Developing A New Breed
Guide Lines to Developing a new Breed...
Developing a New Breed
Biewer Terrier Club of America
"Where Knowledge Leads to Excellence"
Great News! The BTCA, Inc. is now licensed for Agility Competitions. We are planning our first Competition November 5, 2018 at the Bella Vista Training Center in Lewisberry, Pa. This will be an AKC All Breed and Mixed Breed Agility Trial. For more information contact our Companion Sport Chair Yolando Russell at firstname.lastname@example.org or (516) 623-9249. We are also on the calendar for June 17th, 2019 and November 4, 2019. If we aren't prepared by November to enter, we have a whole year to practice!! Come out and see the Biewer Terriers show off their talents.
July 9th, 2018 the AKC board approved the Biewer Terrier for advancement to the Miscellaneous class. The Biewer Terrier will officially move into Miscellaneous on July 3rd, 2019. This is a huge accomplishment for the breed and for the BTCA, Inc.
The new 4.0 has 6 individual tests in which to evaluate the dog, giving us more information to make a better analysis of whether we have a purebred or not. We take into consideration each test result and evaluate a dogs purity based on those results. Your dog may show inconclusive on one test and still be a purebred dog. For help contact email@example.com
About the Biewer Terrier
|Developing a New Breed|
I am compelled to write this paper because there seems to be so much confusion about our wonderful Biewer Terrier's coloring and conformation. What should be used for breeding and what should we put in the show ring? Is this bite acceptable? Are these ears ok? How big is too big? Is there enough black/blue on the back and face? Is that tail curled over the back enough? and so on, are just some of the questions being asked.
I am constantly told that "so and so" should not breed their dog because it is ugly, or it's too big or too small or it doesn't have enough black/blue on it, or the ears are too big, the hair is bad, etc... First of all, that old saying, "Beauty lies in the eyes of the beholder" holds true in breeding also. I may think a dog is beautiful and you may think it is ugly. Who is right? I'll tell you, BOTH. That's why we have a standard, a description of a dog that we should be breeding to. I would like to start out by saying, that this is a new breed and it is nowhere near perfection.
Big ears can create two significant problems; not only in size but they may also have poor placement. They will either sit low, which makes them stick out to the sides of the head, or they will be wide set and they will stick out diagonally. This will take more time and effort to correct, so make sure you breed with dogs that have an accurate ear set and size. Bites create a major challenge when trying to correct. I personally will not breed a dog with a bad bite as it usually takes a few generations to correct. If you do pursue this task, make sure you check the lines behind the mate as far back as possible to ensure all dogs have had a solid, correct bite. If the dog is HIGHLY exceptional in every other area, I may make an allowance and just make sure that any offspring with bad bites go into pet homes. An undershot/overshot bite can skip a generation and pop up in the next one; this is the reason to check as many generations as possible.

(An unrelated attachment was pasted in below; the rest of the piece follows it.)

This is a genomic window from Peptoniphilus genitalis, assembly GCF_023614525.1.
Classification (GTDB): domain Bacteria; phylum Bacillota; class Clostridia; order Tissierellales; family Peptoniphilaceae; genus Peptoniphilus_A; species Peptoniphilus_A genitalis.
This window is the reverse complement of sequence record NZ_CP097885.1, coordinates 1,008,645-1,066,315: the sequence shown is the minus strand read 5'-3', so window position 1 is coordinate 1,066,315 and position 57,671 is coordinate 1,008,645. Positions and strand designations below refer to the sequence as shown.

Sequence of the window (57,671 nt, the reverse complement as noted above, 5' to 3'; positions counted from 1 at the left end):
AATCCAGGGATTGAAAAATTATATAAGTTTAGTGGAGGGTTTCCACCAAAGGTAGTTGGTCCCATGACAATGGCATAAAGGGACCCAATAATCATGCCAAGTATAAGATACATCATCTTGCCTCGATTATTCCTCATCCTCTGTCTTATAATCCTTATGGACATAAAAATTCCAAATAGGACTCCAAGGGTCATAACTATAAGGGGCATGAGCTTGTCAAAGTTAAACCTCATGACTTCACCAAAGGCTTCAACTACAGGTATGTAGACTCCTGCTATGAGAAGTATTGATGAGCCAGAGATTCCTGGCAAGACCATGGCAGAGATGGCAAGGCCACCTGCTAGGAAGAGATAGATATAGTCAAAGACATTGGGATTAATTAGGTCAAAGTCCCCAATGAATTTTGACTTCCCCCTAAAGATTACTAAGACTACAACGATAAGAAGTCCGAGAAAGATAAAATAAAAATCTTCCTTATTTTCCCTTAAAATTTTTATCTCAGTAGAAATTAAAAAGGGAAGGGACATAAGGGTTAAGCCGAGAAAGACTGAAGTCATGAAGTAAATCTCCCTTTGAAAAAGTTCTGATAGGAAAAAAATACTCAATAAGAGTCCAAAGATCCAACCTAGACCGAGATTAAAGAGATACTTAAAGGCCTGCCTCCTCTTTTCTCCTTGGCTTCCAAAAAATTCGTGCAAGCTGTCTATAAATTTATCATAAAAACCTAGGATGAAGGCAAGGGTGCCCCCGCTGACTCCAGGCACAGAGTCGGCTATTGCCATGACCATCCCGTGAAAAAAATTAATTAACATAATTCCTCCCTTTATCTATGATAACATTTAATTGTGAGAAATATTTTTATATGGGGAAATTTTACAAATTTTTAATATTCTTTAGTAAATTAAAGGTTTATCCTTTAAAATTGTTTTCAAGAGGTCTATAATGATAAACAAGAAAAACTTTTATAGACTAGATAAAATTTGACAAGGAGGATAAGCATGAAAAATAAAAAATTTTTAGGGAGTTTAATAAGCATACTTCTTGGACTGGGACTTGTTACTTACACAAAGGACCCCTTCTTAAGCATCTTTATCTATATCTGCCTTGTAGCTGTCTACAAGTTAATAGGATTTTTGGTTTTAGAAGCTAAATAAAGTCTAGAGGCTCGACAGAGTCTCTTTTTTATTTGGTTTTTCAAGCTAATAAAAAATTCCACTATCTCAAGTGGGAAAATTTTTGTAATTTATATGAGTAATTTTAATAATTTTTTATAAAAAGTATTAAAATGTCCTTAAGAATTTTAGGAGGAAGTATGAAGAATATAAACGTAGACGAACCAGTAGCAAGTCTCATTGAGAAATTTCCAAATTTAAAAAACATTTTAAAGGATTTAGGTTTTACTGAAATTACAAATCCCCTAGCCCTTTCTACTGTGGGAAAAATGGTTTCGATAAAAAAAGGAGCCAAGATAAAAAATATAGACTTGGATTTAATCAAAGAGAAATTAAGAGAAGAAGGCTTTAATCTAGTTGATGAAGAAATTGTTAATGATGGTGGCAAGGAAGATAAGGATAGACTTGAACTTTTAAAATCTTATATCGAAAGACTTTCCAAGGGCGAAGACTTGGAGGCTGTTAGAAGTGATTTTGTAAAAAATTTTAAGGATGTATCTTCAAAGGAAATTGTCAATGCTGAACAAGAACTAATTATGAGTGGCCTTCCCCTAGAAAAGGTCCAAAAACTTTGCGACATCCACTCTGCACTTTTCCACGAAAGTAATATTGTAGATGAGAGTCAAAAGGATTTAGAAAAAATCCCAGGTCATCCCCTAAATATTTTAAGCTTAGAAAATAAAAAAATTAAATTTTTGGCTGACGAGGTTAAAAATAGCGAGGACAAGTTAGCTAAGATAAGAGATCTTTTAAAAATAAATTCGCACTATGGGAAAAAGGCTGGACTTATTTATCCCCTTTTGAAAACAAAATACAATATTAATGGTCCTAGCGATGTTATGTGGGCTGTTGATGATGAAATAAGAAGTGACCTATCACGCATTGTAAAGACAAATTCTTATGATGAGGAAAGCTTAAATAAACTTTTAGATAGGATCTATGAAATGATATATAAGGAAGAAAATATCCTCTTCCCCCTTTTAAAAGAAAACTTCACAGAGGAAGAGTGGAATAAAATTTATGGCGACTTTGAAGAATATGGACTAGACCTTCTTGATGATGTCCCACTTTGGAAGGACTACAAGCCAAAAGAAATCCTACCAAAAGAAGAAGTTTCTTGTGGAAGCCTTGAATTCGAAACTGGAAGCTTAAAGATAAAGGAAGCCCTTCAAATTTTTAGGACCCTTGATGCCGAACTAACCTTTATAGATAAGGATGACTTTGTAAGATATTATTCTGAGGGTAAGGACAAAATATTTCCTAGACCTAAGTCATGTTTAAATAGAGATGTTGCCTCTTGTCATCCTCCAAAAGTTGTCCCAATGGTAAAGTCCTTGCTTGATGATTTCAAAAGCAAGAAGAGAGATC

At this time, blue eyes is the only disqualification, so all dogs may be shown. However, many would be better off just being used in a breeding program and not in the show ring, or sitting on a lap of luxury. Acquiring dogs that completely fit the standard is going to take a while, so do not take offense when another breeder tells you that your dog needs more color, the ears are too big, the body or legs are long and so on. Do not try to fix all the problems at once either. You may have to work on conformation first and when you have accomplished that, move onto the next issue you may have with your dogs. I personally worked on my conformation first, then my ears and then the coloring. I have my black staying black, with plenty of coloring on the backs and am now working on getting more brown in the face. The reason I worked on conformation first was because it is the hardest to get perfect. Coloring can change in one breeding so I saved it for the last. Don't get me wrong, I worked on the other issues also but concentrated on one thing at a time.
Just remember, we have a new breed and it is going to take time to get the Biewer Terrier to the perfect state, figuratively speaking, as no matter how long you breed, there will never be a perfect dog. Established breeds have gone through many changes and standards, before achieving the look have today. Keep an open mind and look for people to work with in establishing a good solid breeding program.
Written by Gayle Pruett and Myrna Torres to help breeders with their breeding programs. This article is protected by copyright laws and may not be used publicly without permission from either author. BTCA members may post on their web site, as with any information found on the club site.